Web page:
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Modi govt in Assam overburdened with providing citizenship to Bangladeshi Hindu immigrants

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Image source: cnbc.com

Guwahati: The issue of giving citizenship to Bangladeshi Hindu migrants in Assam is creating hindrances for Modi government where elections to the 126-member assembly will be held in two months.

Prime Minister Narendra Modi issued a notice in September last year for leasing minors of Bangladesh and Pakistan who entered India on or before December 31, 2014, can stay in the country without any documents.

According to the Indian Home Ministry, the decision was taken under Passport (Entry into India) Act, 1920, and Foreigners Act, 1946.

But the notice is now gathering steam in Assam.

Under the Assam Accord of 1985, anyone who entered from Bangladesh to the state after the midnight of Mar 24, 1971, is considered a foreigner.

Regional political parties such as Asom Gana Parishad, once an ally of the BJP, are opposing the decision of Assam bearing the burden of the migrants. All Assam Students’ Union that spearheaded an anti-foreigners’ agitation from 1979-85 also has the same point of view.

But other organizations like All Assam Bengali Youth Students’ Federation (ABSYF) are building pressure on the Modi government to provide for the citizenship of Bengali Hindu migrants.

The ABSYF has questioned New Delhi to clear the issue and stop ‘playing politics’. Its general secretary, Nirmal Kanti Seal, wondered if the notification on Hindu migrants was just an eyewash.

“The BJP has been promising Indian citizenship for Hindu refugees from Bangladesh but is dragging its feet. In reality, Bengali Hindus staying in Assam are victimised as D-voters,” Seal said.

The ‘D’ in D-voters stands for ‘doubtful’.

Congress, which ruled Assam for 15 years, is also using the notification issue as a major political repellent. The Congress said the notification of joining migrants with Sikhism, Christianity, Hinduism and other religions as a “meaningless document’’.

Ripun Bora, vice-president of the Assam Congress unit, said given that citizenship was the choice of the central government in New Delhi.

“The state has no responsibility in this regard. The Modi government is misleading the people with such a notification that is nothing with the constitutional amendment,” Bora said.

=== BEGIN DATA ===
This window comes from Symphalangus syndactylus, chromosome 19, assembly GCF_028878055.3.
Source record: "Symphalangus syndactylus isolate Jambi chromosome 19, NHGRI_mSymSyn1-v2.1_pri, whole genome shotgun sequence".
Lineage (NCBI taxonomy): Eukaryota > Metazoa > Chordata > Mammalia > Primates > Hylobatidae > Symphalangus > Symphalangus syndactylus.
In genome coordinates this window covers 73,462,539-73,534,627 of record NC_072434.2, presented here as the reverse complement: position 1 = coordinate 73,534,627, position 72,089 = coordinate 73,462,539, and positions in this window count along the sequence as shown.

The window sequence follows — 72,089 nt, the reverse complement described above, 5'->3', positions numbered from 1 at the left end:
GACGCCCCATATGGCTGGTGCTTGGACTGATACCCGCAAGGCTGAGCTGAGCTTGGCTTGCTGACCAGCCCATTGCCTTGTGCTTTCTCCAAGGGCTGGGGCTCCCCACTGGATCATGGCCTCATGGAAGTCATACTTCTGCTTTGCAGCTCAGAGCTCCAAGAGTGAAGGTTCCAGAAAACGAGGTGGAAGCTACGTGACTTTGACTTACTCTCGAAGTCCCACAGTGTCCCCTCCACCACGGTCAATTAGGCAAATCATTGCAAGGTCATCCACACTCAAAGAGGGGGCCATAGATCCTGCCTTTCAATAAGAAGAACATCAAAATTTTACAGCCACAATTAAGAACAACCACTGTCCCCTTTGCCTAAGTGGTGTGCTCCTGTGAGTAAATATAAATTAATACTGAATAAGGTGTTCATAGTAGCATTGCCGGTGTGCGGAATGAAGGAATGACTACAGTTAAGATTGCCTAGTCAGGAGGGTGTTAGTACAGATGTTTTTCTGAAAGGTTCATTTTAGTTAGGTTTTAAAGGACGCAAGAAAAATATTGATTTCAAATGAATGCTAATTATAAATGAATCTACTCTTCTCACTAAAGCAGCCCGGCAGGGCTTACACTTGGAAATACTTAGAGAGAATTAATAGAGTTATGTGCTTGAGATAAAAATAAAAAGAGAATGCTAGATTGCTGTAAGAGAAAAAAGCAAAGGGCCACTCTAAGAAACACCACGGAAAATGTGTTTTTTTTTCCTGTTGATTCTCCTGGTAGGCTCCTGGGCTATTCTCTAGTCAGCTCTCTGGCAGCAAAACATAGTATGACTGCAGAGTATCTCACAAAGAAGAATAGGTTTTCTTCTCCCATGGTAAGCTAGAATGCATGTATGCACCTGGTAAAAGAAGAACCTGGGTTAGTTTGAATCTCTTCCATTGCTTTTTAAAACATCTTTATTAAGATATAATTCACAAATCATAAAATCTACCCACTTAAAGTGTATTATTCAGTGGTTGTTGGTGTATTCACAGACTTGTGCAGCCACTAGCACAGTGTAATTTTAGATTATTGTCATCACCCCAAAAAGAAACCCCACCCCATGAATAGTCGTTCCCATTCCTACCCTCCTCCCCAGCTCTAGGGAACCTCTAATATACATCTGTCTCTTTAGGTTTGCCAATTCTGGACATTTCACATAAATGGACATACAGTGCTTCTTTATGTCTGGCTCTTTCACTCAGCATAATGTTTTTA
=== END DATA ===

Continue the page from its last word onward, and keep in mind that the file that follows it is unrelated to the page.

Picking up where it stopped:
“It is a ploy for garnering votes.”

The Congress leader said his party is not against granting citizenship to Bengali Hindus to have escaped religious harassment in Bangladesh.

“All minorities who have been forced to come to India should be granted citizenship, but Assam alone will not take the burden,” he said.

Bijay Gupta, the BJP general secretary of Assam said the notification allows the migrants to stay until the Indian government takes a final decision on giving citizenship.

“There will be no problem in the Lok Sabha (Lower House of Parliament) regarding the constitutional amendment, but it could get stalled in the Rajya Sabha (Upper House) where the BJP does not have majority,” Gupta said.

He also considered it as a decision of law court which government sets up periodically on the issue of detection of foreigners in Assam. (Inputs from bdnews24.com)

  • Dinesh Dutta

    If somebody is Hindu regardless of which country he/she belongs, Indian citizenship should be given.

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Know How Grammy Award Winner Inspired by PM Modi to Dedicate Music to Environment

From songs like "Ganga" - depicting the plight of the river considered holy by most Indians - to his Grammy-winning album "Winds of Samara" - which speaks of peace and global harmony

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grammy award winner, modi
"What was to be a photo opportunity with the Prime Minister turned into an hour-long discussion with him on environment. He spoke on the impact music could have on society and inspired me to make music on environment," Kej told IANS in an interview here. Wikimedia

A chance meeting with Prime Minister Narendra Modi in September 2015 in New Delhi inspired Bengaluru-based Grammy Award winner Ricky Kej to dedicate his life and music to the cause of environment.

Since then, Kej, who has represented India on global fora, performing at venues including the United Nations General Assembly in New York and UN Headquarters in Geneva, has been using music to flag ecological issues to policymakers and public the world over.